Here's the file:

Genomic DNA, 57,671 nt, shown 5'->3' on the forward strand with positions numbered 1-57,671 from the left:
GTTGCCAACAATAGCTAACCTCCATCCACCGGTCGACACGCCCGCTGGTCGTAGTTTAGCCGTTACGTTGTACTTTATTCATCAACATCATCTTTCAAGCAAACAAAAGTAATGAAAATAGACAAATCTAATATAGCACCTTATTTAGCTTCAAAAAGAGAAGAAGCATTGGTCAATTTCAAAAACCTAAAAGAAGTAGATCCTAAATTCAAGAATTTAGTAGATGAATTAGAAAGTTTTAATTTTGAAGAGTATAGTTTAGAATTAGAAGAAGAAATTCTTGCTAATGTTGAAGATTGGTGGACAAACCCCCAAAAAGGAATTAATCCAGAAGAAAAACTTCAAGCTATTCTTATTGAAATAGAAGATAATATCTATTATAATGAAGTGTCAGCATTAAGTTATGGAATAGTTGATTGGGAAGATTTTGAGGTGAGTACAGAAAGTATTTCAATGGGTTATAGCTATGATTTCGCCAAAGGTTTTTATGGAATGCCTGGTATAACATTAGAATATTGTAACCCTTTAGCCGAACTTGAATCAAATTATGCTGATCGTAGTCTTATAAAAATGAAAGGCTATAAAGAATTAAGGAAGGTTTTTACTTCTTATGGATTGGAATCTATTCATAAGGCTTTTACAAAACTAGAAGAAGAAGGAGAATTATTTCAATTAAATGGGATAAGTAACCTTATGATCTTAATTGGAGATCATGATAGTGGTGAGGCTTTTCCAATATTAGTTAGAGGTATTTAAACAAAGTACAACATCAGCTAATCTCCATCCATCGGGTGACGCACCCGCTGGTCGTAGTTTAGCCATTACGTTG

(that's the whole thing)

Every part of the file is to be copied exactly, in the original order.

Genomic DNA, 57,671 nt, shown 5'->3' on the forward strand with positions numbered 1-57,671 from the left:
GTTGCCAACAATAGCTAACCTCCATCCACCGGTCGACACGCCCGCTGGTCGTAGTTTAGCCGTTACGTTGTACTTTATTCATCAACATCATCTTTCAAGCAAACAAAAGTAATGAAAATAGACAAATCTAATATAGCACCTTATTTAGCTTCAAAAAGAGAAGAAGCATTGGTCAATTTCAAAAACCTAAAAGAAGTAGATCCTAAATTCAAGAATTTAGTAGATGAATTAGAAAGTTTTAATTTTGAAGAGTATAGTTTAGAATTAGAAGAAGAAATTCTTGCTAATGTTGAAGATTGGTGGACAAACCCCCAAAAAGGAATTAATCCAGAAGAAAAACTTCAAGCTATTCTTATTGAAATAGAAGATAATATCTATTATAATGAAGTGTCAGCATTAAGTTATGGAATAGTTGATTGGGAAGATTTTGAGGTGAGTACAGAAAGTATTTCAATGGGTTATAGCTATGATTTCGCCAAAGGTTTTTATGGAATGCCTGGTATAACATTAGAATATTGTAACCCTTTAGCCGAACTTGAATCAAATTATGCTGATCGTAGTCTTATAAAAATGAAAGGCTATAAAGAATTAAGGAAGGTTTTTACTTCTTATGGATTGGAATCTATTCATAAGGCTTTTACAAAACTAGAAGAAGAAGGAGAATTATTTCAATTAAATGGGATAAGTAACCTTATGATCTTAATTGGAGATCATGATAGTGGTGAGGCTTTTCCAATATTAGTTAGAGGTATTTAAACAAAGTACAACATCAGCTAATCTCCATCCATCGGGTGACGCACCCGCTGGTCGTAGTTTAGCCATTACGTTG